E6B Time En Route Video - AeroGuard

Using an E6B Flight Computer for Ground Speed and Time En Route

 

How to Use an E6B Flight Computer for Ground Speed and Time En Route – Video Transcript

 

Today we’re going to learn how to use this E6B to calculate our time en route and the easiest way to help us with that is we’re going to use an example question from the FAA knowledge test. So, let’s dive into that question real quick. The question reads:

What is the estimated time en route for a flight from

Claxton-Evans County Airport (area 2) to Hampton Varnville Airport (area 1)?

The wind is from 290˚ at 18 knots and the true airspeed is 85 knots. Add 2 minutes for climb out.

A) 44 minutes

B) 35 minutes

B) 39 minutes

All the answers are pretty close together so we’re going to have to be very accurate with this E6B.

In order for us to solve this question correctly. We’re going to have a couple of things that we need to calculate. One thing that we’re going to need to know is what is the distance for this flight. We’re going to need to know that distance, we’re going to need to apply then our ground speed to that distance and then the last step that we’re going to need to do that we can’t forget about is to add our two minutes for the climb.

Okay so our first step – let’s jump into the chart excerpt that they gave us and let’s calculate what this distance is going to be. Let’s look at the image provided and to start let’s draw the true course by connecting the Claxton-Evans County Airport to the Hampden Varnville, I’ll add an arrow to remind us which direction we are flying. Next, we’ll use our plotter to measure the true course and the distance. To measure the true course we will simply put the top edge of the plotter along the course line and rotate the grid until it is aligned with either a line of latitude or longitude. In this case we’ll follow the direction of the arrow and our true course is approximately 045˚.

We can then switch sides of the plotter and using the bottom edge of the plotter will find the sectional scale because we’re using a sectional chart and measure the distance. In this example our distance between the two airports is 57 nautical miles. So now we know our distance is going to be 57 nautical miles and we also learned that our true course is going to be 045˚.

Now we’ll jump over to the E6B and correct for the wind to ultimately determine what our ground speed will be. Then we’ll be able to calculate what that time en route will be and add our two minutes and be good to go.

How to Use the E6B Flight Computer

So step one jumping over to the E6B we’re going to follow the normal steps, so the first thing we’re going to need to do is mark our wind dot. To do that we’re going to place our wind direction under the true index, in this case the wind direction from the question was 290˚ so we’re good there. Then we’re going to mark the wind speed up from this center point, I chose 100 as a starting point simply because it makes the math a little bit easier. In this case our wind speed was 18 knots so we’re going to just mark 18 knots above this center dot. So there’s our mark and our wind dot.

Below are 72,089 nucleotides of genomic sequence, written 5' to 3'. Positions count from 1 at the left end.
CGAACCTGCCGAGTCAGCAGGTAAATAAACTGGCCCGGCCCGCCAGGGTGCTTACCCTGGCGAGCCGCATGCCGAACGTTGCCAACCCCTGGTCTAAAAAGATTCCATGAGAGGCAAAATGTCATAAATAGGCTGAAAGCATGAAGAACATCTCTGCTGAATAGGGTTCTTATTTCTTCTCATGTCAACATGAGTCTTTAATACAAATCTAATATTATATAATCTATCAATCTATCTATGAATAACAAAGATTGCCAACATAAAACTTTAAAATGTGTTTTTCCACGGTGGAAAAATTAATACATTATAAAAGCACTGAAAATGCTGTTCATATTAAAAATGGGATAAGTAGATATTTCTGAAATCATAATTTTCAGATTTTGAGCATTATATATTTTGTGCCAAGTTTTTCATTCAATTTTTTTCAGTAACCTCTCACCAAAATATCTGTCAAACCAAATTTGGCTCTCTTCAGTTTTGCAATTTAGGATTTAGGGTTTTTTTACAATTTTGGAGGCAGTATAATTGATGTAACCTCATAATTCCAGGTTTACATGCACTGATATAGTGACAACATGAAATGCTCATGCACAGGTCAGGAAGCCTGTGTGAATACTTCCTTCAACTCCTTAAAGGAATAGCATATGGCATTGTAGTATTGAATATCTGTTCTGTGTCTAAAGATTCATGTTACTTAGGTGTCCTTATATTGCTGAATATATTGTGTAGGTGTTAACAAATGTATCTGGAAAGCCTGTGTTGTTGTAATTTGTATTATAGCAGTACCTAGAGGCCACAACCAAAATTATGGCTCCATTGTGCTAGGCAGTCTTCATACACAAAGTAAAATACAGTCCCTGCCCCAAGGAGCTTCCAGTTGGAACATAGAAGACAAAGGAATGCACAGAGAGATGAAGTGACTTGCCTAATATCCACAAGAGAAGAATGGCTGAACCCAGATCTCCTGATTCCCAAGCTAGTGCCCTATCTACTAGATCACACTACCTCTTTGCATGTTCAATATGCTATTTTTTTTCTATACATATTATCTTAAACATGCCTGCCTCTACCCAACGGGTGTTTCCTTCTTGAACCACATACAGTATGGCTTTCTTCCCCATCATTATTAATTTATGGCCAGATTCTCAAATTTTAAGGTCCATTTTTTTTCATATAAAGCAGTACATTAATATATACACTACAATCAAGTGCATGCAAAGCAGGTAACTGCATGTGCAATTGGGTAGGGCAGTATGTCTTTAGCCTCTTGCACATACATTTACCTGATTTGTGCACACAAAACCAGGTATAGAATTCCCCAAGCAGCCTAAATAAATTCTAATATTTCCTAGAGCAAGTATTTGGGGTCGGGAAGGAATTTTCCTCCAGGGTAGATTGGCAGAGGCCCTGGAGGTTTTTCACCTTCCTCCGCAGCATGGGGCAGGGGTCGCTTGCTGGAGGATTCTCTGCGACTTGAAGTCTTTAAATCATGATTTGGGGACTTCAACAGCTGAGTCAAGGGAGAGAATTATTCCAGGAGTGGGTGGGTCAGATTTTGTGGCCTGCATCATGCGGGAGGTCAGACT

The next step will tell us that we should rotate our true course under the true index. As we recall, our true course was 045˚, so what I’ll do is rotate in our true course and our next step will be to move this wind dot until it’s under our true airspeed. So in this example they told us our true airspeed was 85 knots so I’m simply going to lift this up until we see 85 knots is riding under the wind dot.

Now we can read our answers. The first thing we can read is a wind correction angle in this case that’s not really that relevant to answering the question so I’m not going to worry too much about it. The next part is we can read our ground speed under the center dot so our ground speed is approximately 91 knots. So if we go back to the board here we can see then that our ground speed is now 91 knots.

Okay so now the question is how are we going to use the distance and the ground speed to calculate what our time en route will be? For that, we’re going to need to switch to the other side of the E6B, so I’ll spin it around here and now we’re going to follow these same instructions that you see written down here. So we’re going to put our ground speed over the black triangle and then what we’ll find is our distance on the outer ring and then the time en route is found on the inner ring.

In this case our ground speed is 91 knots so there’s our black triangle and there’s 91 knots – that looks set to me. Now we need to find according to the instructions the distance on the outer ring, so in this case 57, which is about where my thumb is here. So we had 55, 56, 57, and that’s going to be across from the time, so the time is about 36, 37, 37 and a half. So our time en route based on these two is about 37 minutes.

Okay we’ll take that, we’ll add our last two minutes for the climb out and we should then get a final answer of approximately 39 minutes.

Let’s go back to our possible answers here on the question and see which one is correct. So we see the first answer was 44 minutes, our second answer was 35 – it’s pretty close – but our last answer was 39 which is dead on the money with what we got. I think that’s going to be the answer for us.

I hope you have a little bit more familiarity now with how to use this E6B to calculate our time en route.

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